Spotlight on the SATA 3 Interface Card
SATA 3 interface cards are storage cards that connect to the motherboard using SATA connectors. SATA is the most common kind of connector used today for both hard disk drives (HDDs) and solid state drives (SSDs). SATA replaces PATA (Parallel ATA) cables, which were once standard, but are slower and bulkier than SATA. SATA 3 is the latest version of SATA and offers the fastest and most reliable data transfer speeds. This most recent version of SATA is designed to provide the increased speed demanded by newer product designs. If you’re considering a SATA 3 interface card, here is what you need to know.
A Brief History of SATA
SATA stands for Serial ATA. It was introduced to the market in 2003 to replace PATA interfaces and provide faster speeds, smaller cables, and more efficient transfers via an I/O queuing protocol. The design and compatibility specifications are determined by the Serial ATA International Organization, or SATA-IO. Members of the group are responsible for all decisions regarding the design and technology utilized in the different iterations of SATA interfaces.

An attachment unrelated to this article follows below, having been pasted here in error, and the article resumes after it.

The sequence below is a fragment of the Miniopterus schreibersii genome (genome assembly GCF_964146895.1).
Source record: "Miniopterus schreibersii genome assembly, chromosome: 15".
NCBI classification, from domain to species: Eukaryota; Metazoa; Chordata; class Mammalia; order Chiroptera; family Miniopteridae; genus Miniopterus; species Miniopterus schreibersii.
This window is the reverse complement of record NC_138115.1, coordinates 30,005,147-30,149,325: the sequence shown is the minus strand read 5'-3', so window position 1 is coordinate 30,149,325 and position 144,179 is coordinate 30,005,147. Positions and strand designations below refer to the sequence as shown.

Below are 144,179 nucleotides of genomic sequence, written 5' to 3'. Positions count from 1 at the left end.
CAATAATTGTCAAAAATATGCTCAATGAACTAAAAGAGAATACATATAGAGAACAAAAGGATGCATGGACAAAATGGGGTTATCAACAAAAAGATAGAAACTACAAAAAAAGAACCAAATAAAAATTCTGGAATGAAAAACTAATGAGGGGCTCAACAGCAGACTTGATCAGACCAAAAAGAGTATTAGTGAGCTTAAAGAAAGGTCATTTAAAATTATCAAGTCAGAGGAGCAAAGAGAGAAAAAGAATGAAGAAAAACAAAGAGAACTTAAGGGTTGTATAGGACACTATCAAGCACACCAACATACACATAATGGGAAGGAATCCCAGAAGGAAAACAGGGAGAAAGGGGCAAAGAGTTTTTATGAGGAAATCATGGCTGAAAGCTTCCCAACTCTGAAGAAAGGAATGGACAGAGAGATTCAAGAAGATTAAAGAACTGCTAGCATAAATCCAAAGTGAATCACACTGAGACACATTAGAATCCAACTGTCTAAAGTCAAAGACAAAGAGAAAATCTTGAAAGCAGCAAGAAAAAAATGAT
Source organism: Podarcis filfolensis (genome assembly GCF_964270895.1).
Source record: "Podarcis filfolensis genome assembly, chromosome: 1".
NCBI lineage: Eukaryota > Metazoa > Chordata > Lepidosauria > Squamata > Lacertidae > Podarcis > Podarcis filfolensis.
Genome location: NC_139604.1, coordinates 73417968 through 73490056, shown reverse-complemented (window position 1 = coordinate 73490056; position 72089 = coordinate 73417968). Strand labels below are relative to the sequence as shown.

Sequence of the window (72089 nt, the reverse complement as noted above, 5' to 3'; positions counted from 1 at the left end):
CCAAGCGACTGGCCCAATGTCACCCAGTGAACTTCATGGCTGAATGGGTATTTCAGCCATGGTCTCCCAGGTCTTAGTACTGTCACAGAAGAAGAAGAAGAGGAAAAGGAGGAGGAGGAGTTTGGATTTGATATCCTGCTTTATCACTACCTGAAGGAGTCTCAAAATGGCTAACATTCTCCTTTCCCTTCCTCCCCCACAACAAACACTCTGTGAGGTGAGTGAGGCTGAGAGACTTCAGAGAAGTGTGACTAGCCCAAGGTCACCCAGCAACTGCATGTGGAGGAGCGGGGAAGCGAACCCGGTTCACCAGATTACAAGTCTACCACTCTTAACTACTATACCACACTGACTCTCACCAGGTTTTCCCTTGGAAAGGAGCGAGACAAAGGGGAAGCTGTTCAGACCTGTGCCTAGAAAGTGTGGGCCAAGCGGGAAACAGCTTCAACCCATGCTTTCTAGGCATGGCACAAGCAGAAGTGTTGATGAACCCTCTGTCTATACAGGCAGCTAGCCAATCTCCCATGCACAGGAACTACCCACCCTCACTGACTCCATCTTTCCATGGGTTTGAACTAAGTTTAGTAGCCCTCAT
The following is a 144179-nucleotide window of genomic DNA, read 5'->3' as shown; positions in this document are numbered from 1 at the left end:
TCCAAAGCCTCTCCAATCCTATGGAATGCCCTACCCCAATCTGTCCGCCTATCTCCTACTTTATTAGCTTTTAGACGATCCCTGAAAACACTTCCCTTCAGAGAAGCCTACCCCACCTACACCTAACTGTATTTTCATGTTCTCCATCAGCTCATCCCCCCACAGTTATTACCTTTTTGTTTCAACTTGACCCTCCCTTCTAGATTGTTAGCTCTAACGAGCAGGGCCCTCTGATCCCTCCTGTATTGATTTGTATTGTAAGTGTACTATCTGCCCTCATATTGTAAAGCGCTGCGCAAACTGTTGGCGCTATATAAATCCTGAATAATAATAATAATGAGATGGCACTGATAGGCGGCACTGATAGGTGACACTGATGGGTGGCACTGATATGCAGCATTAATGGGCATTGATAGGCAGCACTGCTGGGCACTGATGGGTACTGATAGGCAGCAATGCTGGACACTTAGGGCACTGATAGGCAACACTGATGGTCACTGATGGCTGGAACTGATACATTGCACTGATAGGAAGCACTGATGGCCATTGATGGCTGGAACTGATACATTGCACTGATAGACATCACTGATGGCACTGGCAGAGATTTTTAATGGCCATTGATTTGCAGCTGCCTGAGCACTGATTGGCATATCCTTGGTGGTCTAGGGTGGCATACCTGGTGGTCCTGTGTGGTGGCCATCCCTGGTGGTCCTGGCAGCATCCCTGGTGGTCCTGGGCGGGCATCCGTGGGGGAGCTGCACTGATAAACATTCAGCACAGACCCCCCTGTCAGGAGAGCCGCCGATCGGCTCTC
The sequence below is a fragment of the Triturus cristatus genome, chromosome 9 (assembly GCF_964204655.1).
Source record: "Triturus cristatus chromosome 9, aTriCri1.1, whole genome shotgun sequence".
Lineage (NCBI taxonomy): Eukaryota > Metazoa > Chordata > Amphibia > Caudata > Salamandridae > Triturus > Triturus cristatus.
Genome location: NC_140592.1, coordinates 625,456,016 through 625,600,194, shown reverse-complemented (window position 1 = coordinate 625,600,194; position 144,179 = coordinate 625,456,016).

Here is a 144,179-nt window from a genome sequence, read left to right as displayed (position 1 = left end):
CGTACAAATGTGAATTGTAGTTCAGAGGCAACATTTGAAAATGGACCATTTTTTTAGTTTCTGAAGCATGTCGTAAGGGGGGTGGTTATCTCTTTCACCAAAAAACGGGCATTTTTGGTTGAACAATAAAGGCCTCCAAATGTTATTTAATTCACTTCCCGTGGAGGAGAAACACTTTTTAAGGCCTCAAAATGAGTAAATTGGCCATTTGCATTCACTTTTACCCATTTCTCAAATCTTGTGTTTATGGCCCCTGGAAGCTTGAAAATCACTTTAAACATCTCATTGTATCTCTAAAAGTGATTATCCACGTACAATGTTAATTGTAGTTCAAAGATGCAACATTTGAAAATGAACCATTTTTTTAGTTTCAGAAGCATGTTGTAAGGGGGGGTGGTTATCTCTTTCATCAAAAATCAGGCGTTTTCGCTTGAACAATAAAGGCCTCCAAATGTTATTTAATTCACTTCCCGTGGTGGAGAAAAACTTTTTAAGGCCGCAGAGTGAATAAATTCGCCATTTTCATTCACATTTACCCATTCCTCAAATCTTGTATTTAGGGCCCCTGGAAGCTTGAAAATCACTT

Some of the most important features of SATA include:
- Hot plugging. This means that the card can be plugged and unplugged when the device is powered on.
- Advanced Host Controller Interface (AHCI). This open host controller was designed by Intel, but eventually became standard for SATA. This feature can be enabled to allow for native command queuing (NCQ) and hot plugging. If it is not enabled, then SATA will work in IDE emulation mode, which does not allow these features to function.
SATA 3 Interface
SATA 3.0 is the most recent revision of SATA. It was announced in 2008 and released in May 2009. This third-generation interface is the fastest version of SATA, allowing native transfer rates of 6 Gb/s. This is double the speed that was offered with SATA 2.0, providing the kind of significant speed improvement necessary for modern devices.
There have also been a series of smaller SATA 3 interface card revisions. The most recent was SATA 3.3, which hit the market in February 2016. It added shingled magnetic recording, which is only relevant to users with hard drives; this feature increases connection reliability in environments that are electrically challenging. SATA 3.3 also introduced the ability to control both an activity indicator and staggered spin-up on the same pin.
Get answers to your questions about SATA 3 interface card options and our entire lineup of flash memory products by contacting Delkin. Our product team is ready to help you today.
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